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History of the Palisade Peach Festival

This weekend is the annual Peach Festival in Palisade, and this year we have something even more special to celebrate: 125 years of peaches and 50 years of this wonderful event! This festival combines amazing vendors, kids activities, music, contests, orchard tours, and of course, the famous peach-eating contest.

So how did this all begin? "Peach Days" has been dated back to the late-1800s (Museum of Western Colorado) and this photo of the Peach Queen is from the 1920s. John Harlow and his wife Jean were interested in getting more agriculture to the Grand Valley, so in 1882 they planted some of the first peach trees and learned how to fertilize the soil using burnt bones and leached ashes. By the late 1800s a canal system was completed to bring water from the Colorado River to their area allowing the fruit market to grow exponentially. Since then, more fruits have been planted in the region producing 100s of acres of vineyards and award winning wineries.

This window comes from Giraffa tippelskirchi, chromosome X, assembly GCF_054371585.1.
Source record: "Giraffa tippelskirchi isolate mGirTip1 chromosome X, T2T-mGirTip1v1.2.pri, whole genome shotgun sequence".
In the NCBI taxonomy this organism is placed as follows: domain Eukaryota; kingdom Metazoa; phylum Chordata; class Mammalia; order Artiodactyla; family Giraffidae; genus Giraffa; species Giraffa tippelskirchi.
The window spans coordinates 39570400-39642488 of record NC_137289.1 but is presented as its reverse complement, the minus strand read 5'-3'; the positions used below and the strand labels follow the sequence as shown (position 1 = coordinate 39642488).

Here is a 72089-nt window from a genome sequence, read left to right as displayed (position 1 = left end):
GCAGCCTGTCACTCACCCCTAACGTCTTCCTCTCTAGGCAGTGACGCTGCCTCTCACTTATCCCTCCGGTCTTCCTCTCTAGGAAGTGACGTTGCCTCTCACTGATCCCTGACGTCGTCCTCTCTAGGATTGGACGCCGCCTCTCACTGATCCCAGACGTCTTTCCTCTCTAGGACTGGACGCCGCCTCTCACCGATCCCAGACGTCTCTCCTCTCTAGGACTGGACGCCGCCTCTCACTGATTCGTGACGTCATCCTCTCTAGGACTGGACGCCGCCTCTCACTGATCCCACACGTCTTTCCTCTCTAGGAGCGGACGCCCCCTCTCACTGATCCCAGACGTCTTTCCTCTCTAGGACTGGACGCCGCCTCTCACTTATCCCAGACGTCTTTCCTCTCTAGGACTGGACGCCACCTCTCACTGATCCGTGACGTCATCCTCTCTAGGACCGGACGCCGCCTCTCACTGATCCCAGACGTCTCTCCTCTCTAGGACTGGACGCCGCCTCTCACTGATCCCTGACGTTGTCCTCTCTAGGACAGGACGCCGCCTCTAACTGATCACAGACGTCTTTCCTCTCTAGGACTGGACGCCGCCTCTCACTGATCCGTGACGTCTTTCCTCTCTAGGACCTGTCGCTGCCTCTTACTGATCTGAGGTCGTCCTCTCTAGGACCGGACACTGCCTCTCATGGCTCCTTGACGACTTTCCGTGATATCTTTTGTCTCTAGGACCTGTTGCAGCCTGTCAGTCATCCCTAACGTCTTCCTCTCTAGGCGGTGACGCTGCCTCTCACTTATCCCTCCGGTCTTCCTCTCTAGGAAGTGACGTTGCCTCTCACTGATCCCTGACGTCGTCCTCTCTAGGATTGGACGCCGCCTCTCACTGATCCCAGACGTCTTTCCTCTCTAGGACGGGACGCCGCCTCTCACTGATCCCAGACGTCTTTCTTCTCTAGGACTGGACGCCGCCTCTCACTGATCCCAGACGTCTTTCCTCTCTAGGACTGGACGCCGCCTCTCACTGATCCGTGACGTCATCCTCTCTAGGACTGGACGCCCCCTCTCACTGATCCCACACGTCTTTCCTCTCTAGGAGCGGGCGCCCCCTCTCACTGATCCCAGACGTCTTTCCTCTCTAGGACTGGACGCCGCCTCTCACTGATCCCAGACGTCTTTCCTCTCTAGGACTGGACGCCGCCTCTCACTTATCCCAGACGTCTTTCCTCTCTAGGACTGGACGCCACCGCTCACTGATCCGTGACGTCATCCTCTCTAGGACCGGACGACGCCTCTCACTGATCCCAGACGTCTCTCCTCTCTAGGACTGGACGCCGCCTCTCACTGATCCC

We all get to benefit from John and Jean Harlow's work by enjoying the sweet, delicious peaches grown right here and the many events that happen around town to celebrate our agriculture. From the Tour de Vineyards (happening on September 15th this year) which allows you to explore the scenic wine country on a 23- or 58-mile course, to the peach festival, there are events year-round for everyone to enjoy.

If you are free this weekend, head to downtown Palisade and purchase your tickets at the gate. The festivities start this Thursday with a FREE Ice Cream Social and Street Dance and then the crowning of the Peach Queen at 6:30. For more information on the festival and activities, go the the website:

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